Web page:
With the year drawing to a close
and the impending apocalypse I decided to add some EL Wire to a cap for celebrations like New Year and the end of the world so my friends and family can find me in a crowd and generally look awesome.
If they had caps in TRON, this is what I think they might look like.
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Step 1: Materials
A cap of your choice
EL Wire colour of your choice (around 2m)
AA battery Inverter
Thin clear fishing wire
Super Glue (Not shown)
AA Batteries (Rechargeables will work)
Snips (Not shown)
Step 2: Planning
Plan your route sounds like it's straight out of a zombie survival guide but it applies here too.
Now this is 'Ible is for a cap but it can be applied to most head wear.
Figure out which parts of the cap you're going to light up and where you're going to route any wires extra EL wire etc...
For me my original plan was to go along up, back down the way I came and along all the way round. That was until I found that for this thickness wire it would only bend about 4/6 of the way on itself, so I came up with the layout you see above.
I hid the run from the back to the front to light up the rim on the inside of the seam and at the back put a bit of heat shrink on to make it symmetrical.
Step 3: Sewing
Here comes the long and laborious part, sewing!
Using the needle and fishing line, sew the EL wire to the cap in your design. I sewn the EL wire about every 3-4cm or at every corner, and then 4 times in total on the verticals. Then using the super glue, glue your knots (if sewing isn't your strong point like me) just to make sure they don't undo in that moment you really don't need them to... say walking around town at an event for example.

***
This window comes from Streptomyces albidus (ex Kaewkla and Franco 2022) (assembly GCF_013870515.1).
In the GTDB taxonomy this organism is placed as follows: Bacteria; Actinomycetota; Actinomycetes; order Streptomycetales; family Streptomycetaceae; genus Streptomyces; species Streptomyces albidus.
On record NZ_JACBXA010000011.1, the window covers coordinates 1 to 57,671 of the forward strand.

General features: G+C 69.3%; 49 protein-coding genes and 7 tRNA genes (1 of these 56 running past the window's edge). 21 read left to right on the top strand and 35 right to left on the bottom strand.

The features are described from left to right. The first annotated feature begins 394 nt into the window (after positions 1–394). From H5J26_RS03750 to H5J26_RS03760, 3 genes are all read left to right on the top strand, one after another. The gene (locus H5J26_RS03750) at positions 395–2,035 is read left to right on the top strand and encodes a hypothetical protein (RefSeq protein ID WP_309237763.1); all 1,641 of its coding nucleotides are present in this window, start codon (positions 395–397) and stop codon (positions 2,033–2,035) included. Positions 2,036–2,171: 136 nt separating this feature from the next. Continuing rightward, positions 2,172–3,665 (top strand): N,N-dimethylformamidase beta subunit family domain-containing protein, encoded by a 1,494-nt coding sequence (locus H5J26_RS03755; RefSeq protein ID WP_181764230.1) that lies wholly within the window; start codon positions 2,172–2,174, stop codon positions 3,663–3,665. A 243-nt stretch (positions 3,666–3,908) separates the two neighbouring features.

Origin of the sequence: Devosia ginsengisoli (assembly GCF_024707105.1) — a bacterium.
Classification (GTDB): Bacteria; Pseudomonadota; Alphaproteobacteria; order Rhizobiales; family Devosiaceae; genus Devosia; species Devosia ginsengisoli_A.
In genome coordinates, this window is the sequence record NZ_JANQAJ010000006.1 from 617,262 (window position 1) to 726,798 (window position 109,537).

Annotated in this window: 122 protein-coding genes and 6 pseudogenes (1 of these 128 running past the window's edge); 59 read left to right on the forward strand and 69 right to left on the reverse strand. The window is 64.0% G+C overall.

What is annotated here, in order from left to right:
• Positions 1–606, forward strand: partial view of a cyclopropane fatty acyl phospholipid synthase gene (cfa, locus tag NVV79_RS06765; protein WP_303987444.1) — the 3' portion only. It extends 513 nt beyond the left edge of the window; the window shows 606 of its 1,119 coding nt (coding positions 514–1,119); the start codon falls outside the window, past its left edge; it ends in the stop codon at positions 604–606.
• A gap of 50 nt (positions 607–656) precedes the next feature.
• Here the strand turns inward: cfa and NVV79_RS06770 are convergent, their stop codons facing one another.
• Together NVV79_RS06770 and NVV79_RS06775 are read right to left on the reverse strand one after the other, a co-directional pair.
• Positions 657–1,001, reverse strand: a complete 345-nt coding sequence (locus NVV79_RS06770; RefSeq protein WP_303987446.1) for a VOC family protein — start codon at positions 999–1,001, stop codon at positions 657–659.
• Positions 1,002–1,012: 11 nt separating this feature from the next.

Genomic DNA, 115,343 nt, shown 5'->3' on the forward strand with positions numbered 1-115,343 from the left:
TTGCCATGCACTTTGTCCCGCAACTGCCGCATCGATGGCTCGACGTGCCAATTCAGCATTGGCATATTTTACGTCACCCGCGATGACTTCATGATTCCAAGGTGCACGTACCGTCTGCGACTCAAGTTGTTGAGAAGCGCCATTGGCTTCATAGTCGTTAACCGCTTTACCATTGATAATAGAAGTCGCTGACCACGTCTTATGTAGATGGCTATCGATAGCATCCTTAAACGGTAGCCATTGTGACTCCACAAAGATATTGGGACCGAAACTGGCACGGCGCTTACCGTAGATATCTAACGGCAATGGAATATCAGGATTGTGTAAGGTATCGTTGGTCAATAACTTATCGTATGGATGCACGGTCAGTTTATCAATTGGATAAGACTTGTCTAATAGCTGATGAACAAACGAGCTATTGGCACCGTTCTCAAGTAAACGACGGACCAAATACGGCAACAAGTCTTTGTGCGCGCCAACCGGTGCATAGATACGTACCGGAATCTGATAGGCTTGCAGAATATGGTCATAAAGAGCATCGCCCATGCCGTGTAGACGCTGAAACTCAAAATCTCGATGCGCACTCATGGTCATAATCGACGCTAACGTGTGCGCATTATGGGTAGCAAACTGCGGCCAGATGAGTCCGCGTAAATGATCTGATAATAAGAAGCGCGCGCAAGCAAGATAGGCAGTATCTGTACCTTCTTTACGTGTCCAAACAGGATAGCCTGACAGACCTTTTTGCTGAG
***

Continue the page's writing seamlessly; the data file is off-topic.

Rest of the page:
Once you've got it all sewn up, pop in some batteries into that inverter and see how it looks!
Once you're happy with how everything is positioned, we need to sort out the battery pack/inverter.
Step 4: Battery Pack/Inverter
Because of the way EL wire works, we need an inverter to convert the low voltage DC into higher voltage AC.
My EL wire came with a battery pack and inverter in one. It even has three modes; constant on, flashing fast (look out epileptics) and flashing slow.
Anyway, I used rechargeable batteries. The people that make the inverter said to use alkaline batteries but thankfully rechargeables work too. Even though the rechargeables input only 2.4V instead of 3v the alkalines would input.
The batteries in the picture have a capacity of 2000mAh, I've tested them with the EL wire on constant with fully charged batteries and they ran for 8+ hours. The batteries rattled a little in the holder so I cut a piece of foam to put into there with them and that sorted that out.
I also cut up some more foam to put on the sewn knots in the parts of the cap that rest against my forehead to stop them scratching.
Step 5: Finishing Up
I found two places to be acceptable, on the back of the cap on the adjustable Velcro and the other on the back of my T-shirt on the neck.
On the cap itself made the whole thing very mobile and easy to remove, change modes etc... but left the inverter annoyingly close to my ears with the high pitch whine it put out.
The back of by T-shirt under a hoody was much better and didn't hinder movement although it can be tricky to reach the button on the inverter.
Thanks for reading and I hope you found this 'ible helpful, it's in the "Make It Glow" contest so if you think it worthy do vote!
Participated in the
Make It Glow